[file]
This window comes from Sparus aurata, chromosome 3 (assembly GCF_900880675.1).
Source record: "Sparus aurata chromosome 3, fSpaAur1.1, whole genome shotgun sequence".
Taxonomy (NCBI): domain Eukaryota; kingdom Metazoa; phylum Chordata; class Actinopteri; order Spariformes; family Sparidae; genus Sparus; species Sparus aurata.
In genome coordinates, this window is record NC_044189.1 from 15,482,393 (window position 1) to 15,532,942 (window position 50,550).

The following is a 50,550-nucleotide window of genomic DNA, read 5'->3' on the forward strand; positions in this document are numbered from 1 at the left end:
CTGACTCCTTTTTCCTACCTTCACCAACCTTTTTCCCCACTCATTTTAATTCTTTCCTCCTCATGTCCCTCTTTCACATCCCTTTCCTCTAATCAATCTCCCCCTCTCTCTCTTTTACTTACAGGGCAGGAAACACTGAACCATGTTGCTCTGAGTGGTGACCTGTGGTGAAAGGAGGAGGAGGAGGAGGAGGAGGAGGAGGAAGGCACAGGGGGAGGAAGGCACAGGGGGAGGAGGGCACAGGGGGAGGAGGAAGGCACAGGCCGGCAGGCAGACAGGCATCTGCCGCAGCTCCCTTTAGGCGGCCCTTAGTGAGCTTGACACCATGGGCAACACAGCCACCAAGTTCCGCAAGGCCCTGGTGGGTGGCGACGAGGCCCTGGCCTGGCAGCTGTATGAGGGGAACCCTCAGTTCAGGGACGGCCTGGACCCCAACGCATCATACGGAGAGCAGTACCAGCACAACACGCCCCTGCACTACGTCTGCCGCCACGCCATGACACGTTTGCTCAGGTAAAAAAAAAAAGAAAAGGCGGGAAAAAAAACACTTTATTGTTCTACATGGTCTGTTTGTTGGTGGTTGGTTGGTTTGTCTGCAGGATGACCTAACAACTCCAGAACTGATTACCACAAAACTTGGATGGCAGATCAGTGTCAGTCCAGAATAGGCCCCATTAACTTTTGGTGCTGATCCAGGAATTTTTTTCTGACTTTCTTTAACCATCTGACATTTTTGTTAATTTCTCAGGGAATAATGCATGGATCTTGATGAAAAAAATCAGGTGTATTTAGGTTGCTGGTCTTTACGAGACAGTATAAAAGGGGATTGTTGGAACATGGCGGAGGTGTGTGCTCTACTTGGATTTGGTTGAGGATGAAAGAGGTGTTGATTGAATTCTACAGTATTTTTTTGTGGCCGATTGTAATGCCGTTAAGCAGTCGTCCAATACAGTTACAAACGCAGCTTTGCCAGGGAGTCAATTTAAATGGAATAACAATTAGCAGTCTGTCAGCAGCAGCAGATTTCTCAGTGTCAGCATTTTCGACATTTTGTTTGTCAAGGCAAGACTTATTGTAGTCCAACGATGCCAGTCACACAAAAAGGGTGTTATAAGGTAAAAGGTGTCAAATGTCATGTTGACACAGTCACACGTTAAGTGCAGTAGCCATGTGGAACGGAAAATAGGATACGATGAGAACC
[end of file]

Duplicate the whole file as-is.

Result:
This window comes from Sparus aurata, chromosome 3 (assembly GCF_900880675.1).
Source record: "Sparus aurata chromosome 3, fSpaAur1.1, whole genome shotgun sequence".
Taxonomy (NCBI): domain Eukaryota; kingdom Metazoa; phylum Chordata; class Actinopteri; order Spariformes; family Sparidae; genus Sparus; species Sparus aurata.
In genome coordinates, this window is record NC_044189.1 from 15,482,393 (window position 1) to 15,532,942 (window position 50,550).

The following is a 50,550-nucleotide window of genomic DNA, read 5'->3' on the forward strand; positions in this document are numbered from 1 at the left end:
CTGACTCCTTTTTCCTACCTTCACCAACCTTTTTCCCCACTCATTTTAATTCTTTCCTCCTCATGTCCCTCTTTCACATCCCTTTCCTCTAATCAATCTCCCCCTCTCTCTCTTTTACTTACAGGGCAGGAAACACTGAACCATGTTGCTCTGAGTGGTGACCTGTGGTGAAAGGAGGAGGAGGAGGAGGAGGAGGAGGAGGAAGGCACAGGGGGAGGAAGGCACAGGGGGAGGAGGGCACAGGGGGAGGAGGAAGGCACAGGCCGGCAGGCAGACAGGCATCTGCCGCAGCTCCCTTTAGGCGGCCCTTAGTGAGCTTGACACCATGGGCAACACAGCCACCAAGTTCCGCAAGGCCCTGGTGGGTGGCGACGAGGCCCTGGCCTGGCAGCTGTATGAGGGGAACCCTCAGTTCAGGGACGGCCTGGACCCCAACGCATCATACGGAGAGCAGTACCAGCACAACACGCCCCTGCACTACGTCTGCCGCCACGCCATGACACGTTTGCTCAGGTAAAAAAAAAAAGAAAAGGCGGGAAAAAAAACACTTTATTGTTCTACATGGTCTGTTTGTTGGTGGTTGGTTGGTTTGTCTGCAGGATGACCTAACAACTCCAGAACTGATTACCACAAAACTTGGATGGCAGATCAGTGTCAGTCCAGAATAGGCCCCATTAACTTTTGGTGCTGATCCAGGAATTTTTTTCTGACTTTCTTTAACCATCTGACATTTTTGTTAATTTCTCAGGGAATAATGCATGGATCTTGATGAAAAAAATCAGGTGTATTTAGGTTGCTGGTCTTTACGAGACAGTATAAAAGGGGATTGTTGGAACATGGCGGAGGTGTGTGCTCTACTTGGATTTGGTTGAGGATGAAAGAGGTGTTGATTGAATTCTACAGTATTTTTTTGTGGCCGATTGTAATGCCGTTAAGCAGTCGTCCAATACAGTTACAAACGCAGCTTTGCCAGGGAGTCAATTTAAATGGAATAACAATTAGCAGTCTGTCAGCAGCAGCAGATTTCTCAGTGTCAGCATTTTCGACATTTTGTTTGTCAAGGCAAGACTTATTGTAGTCCAACGATGCCAGTCACACAAAAAGGGTGTTATAAGGTAAAAGGTGTCAAATGTCATGTTGACACAGTCACACGTTAAGTGCAGTAGCCATGTGGAACGGAAAATAGGATACGATGAGAACC